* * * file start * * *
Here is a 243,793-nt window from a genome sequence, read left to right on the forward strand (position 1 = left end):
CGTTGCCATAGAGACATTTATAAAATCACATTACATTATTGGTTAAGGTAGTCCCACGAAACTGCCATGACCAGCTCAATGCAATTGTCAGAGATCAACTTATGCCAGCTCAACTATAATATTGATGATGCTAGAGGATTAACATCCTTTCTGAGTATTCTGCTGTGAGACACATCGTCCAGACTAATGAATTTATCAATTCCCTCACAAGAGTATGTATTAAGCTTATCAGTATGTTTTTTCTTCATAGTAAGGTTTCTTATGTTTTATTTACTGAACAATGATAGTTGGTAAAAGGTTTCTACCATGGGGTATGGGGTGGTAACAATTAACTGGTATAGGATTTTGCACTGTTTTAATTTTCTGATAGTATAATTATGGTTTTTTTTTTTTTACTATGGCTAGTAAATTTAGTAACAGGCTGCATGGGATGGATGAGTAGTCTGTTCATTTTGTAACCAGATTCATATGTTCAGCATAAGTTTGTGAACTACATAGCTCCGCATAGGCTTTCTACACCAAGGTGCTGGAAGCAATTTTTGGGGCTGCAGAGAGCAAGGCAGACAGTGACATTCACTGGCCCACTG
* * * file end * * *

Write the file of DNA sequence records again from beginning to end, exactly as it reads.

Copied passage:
Here is a 243,793-nt window from a genome sequence, read left to right on the forward strand (position 1 = left end):
CGTTGCCATAGAGACATTTATAAAATCACATTACATTATTGGTTAAGGTAGTCCCACGAAACTGCCATGACCAGCTCAATGCAATTGTCAGAGATCAACTTATGCCAGCTCAACTATAATATTGATGATGCTAGAGGATTAACATCCTTTCTGAGTATTCTGCTGTGAGACACATCGTCCAGACTAATGAATTTATCAATTCCCTCACAAGAGTATGTATTAAGCTTATCAGTATGTTTTTTCTTCATAGTAAGGTTTCTTATGTTTTATTTACTGAACAATGATAGTTGGTAAAAGGTTTCTACCATGGGGTATGGGGTGGTAACAATTAACTGGTATAGGATTTTGCACTGTTTTAATTTTCTGATAGTATAATTATGGTTTTTTTTTTTTTACTATGGCTAGTAAATTTAGTAACAGGCTGCATGGGATGGATGAGTAGTCTGTTCATTTTGTAACCAGATTCATATGTTCAGCATAAGTTTGTGAACTACATAGCTCCGCATAGGCTTTCTACACCAAGGTGCTGGAAGCAATTTTTGGGGCTGCAGAGAGCAAGGCAGACAGTGACATTCACTGGCCCACTG